Can Council and Administration Pull Together?
Updated: Sep 15
As a former Chief Administrative Officer, I often recall my most challenging moments on the job. That said, a career in local government is rewarding when it is based on the successful outcome of meeting the public’s needs, improving their quality of life, and bringing the community together.
However, a career in local government can certainly bring intensely challenging moments. The conditions we work in, and the rigourous expectations placed on administrative staff, can change very quickly and sometimes completely by surprise. When administrative staff run into inflection points, it is common for them to feel inadequate and defensive; to the point where even coming up with answers or strategies for routine items becomes more challenging.
To conserve momentum, it’s essential to understand the actual value of the voice of opposition amongst and between elected officials and the voice of opposition that sometimes exists between what Council wants or needs and what Administration can offer or suggest. In my experience, opinion or even rationale provided in support of a recommendation presented to Council made by the CAO or another member of management can be - and sometimes has been - received by some members on Council as open disagreement or resistance to a particular course of action.
I expect my former colleagues who remain in those important municipal administration roles to nod their heads as they recall the strikes they received when they provided an opposing opinion at a Council meeting.
The fear of future emotional strikes often leaves an imprint and buries the desire to provide further opposing opinions, even when delivered constructively. My observation has been that some local government elected officials perceive opposing views argumentatively, which is certainly most often not the intention of the Municipal Administration. Suppose we were to simply stop providing opposing opinions or tightened up the procedural rules for Council and Administration. In that case, we have foregone ideas that may present new opportunities that directly or indirectly benefit our communities.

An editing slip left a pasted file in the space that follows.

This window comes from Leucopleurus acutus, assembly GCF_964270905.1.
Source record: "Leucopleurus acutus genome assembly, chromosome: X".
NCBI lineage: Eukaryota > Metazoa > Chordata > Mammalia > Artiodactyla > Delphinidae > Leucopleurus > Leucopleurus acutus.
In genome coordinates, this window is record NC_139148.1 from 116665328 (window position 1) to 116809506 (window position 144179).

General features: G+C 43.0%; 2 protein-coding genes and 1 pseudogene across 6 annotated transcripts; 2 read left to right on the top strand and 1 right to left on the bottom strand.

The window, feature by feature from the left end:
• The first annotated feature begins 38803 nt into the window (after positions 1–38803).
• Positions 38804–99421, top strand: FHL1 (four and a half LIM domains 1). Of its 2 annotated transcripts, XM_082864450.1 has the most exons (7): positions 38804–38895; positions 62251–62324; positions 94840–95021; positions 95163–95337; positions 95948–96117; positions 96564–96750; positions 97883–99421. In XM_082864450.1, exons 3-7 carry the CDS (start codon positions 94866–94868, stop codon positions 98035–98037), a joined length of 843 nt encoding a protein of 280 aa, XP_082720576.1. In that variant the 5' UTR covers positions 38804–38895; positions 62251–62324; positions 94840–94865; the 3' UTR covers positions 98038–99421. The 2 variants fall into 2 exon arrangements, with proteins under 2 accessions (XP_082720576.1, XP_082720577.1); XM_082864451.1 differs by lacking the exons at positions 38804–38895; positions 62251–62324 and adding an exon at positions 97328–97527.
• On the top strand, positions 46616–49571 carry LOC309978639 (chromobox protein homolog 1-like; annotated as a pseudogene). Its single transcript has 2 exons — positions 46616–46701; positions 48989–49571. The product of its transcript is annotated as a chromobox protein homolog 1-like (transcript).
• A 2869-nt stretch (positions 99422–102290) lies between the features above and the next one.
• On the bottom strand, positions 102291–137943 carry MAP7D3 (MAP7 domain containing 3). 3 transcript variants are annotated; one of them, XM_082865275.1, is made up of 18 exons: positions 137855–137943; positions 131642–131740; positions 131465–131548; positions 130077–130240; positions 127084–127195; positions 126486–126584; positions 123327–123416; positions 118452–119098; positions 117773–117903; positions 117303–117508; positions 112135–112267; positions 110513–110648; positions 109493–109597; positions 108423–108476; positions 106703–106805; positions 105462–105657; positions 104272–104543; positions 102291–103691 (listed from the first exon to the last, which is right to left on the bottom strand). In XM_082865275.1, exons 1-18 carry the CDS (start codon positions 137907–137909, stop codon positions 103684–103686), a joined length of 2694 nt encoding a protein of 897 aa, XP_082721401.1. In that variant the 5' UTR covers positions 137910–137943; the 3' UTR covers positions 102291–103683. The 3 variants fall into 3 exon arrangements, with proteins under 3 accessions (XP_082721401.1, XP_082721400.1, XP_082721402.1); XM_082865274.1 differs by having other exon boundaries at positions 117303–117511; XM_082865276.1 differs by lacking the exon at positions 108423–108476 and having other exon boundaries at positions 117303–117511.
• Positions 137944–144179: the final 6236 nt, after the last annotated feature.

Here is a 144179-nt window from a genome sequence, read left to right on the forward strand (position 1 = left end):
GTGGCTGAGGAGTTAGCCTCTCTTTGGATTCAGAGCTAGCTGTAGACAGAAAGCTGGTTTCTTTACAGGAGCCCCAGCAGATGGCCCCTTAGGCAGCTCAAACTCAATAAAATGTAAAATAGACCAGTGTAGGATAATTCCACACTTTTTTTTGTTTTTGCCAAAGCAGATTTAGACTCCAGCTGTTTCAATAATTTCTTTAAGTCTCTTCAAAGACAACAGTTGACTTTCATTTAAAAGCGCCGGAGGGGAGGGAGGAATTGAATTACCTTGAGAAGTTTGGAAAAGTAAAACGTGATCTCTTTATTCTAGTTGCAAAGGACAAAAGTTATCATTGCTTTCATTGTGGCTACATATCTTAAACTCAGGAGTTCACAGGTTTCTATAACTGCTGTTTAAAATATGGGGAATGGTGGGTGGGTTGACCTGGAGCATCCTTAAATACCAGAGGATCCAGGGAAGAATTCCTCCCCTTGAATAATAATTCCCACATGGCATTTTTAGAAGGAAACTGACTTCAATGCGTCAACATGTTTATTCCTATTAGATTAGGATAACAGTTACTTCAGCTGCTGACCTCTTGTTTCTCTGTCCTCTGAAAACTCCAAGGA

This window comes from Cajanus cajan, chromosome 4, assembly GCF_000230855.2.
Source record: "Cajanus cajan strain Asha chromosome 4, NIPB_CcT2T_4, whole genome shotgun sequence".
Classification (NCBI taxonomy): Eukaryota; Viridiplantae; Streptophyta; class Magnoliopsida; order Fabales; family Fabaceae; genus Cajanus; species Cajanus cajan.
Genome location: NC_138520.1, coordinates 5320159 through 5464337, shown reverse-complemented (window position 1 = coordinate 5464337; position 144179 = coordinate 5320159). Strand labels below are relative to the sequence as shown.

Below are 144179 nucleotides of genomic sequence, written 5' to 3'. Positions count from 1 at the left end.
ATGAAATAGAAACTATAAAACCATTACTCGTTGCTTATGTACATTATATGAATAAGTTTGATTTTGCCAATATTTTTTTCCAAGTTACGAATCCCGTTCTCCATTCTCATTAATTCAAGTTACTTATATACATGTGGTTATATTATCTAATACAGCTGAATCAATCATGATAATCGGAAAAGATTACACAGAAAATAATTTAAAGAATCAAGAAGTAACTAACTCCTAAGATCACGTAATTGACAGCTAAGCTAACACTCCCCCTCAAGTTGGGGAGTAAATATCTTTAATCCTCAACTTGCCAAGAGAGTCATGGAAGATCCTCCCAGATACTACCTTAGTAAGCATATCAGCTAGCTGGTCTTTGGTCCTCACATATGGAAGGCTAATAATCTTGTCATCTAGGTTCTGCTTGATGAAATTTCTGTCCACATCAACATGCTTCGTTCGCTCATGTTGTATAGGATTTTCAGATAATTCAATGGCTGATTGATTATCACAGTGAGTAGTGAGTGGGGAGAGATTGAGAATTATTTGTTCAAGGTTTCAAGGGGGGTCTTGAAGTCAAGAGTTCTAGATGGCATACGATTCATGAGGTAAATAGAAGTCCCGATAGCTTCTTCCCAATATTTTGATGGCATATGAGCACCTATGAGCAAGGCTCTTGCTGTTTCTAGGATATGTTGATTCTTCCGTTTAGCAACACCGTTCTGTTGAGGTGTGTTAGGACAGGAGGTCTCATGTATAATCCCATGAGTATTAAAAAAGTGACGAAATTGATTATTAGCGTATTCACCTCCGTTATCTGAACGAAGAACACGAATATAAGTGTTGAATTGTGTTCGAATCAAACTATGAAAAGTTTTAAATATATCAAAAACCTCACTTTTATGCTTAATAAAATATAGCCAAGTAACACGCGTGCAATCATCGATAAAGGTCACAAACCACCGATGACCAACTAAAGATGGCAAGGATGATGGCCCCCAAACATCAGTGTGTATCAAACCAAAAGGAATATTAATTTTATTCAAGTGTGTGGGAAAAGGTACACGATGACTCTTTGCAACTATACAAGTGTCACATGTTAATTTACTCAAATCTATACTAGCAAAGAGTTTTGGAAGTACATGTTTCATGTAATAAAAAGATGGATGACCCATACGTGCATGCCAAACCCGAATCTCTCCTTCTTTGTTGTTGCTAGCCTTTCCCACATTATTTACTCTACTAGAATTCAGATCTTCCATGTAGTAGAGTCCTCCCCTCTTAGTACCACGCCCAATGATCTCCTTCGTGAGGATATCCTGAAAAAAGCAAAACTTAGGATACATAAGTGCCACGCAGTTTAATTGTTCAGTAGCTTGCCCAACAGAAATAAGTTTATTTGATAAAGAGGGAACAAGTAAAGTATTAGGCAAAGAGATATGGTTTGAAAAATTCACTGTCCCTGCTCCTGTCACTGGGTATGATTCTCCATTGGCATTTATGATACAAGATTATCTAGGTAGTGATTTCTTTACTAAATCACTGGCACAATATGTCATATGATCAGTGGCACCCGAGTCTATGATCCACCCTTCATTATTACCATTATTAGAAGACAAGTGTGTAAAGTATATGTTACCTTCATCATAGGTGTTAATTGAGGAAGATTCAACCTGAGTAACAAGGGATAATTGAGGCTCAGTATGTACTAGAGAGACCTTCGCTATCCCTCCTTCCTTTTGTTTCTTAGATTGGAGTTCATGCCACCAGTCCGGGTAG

This problem becomes culturally ingrained over time. Some municipalities see recommendations from Administration as Administration’s desired course of action, with perhaps a few choices for Council to consider. Other municipal councils perceive these recommendations as Administration wanting to drive the bus. I know that administrations fundamentally want their councils to be successful. I know that desire is reciprocated in councils that see the provision of the best municipal services efficiently – with Council and Administration pulling together on the same team.
Collectively, we need to understand that we just need to disagree better. That way, over time, we can help our colleagues in local government, whether elected or appointed, to see past the murky perception of opposition and to witness the value that gets created by richer debate instead.
As always, we are interested in your thoughts about this topic. What have you experienced by way of conflict in council meetings and workshops that doesn’t lend itself to generating greater ideas?
You can find me at email@example.com. The company’s Twitter profile is @strategic_steps.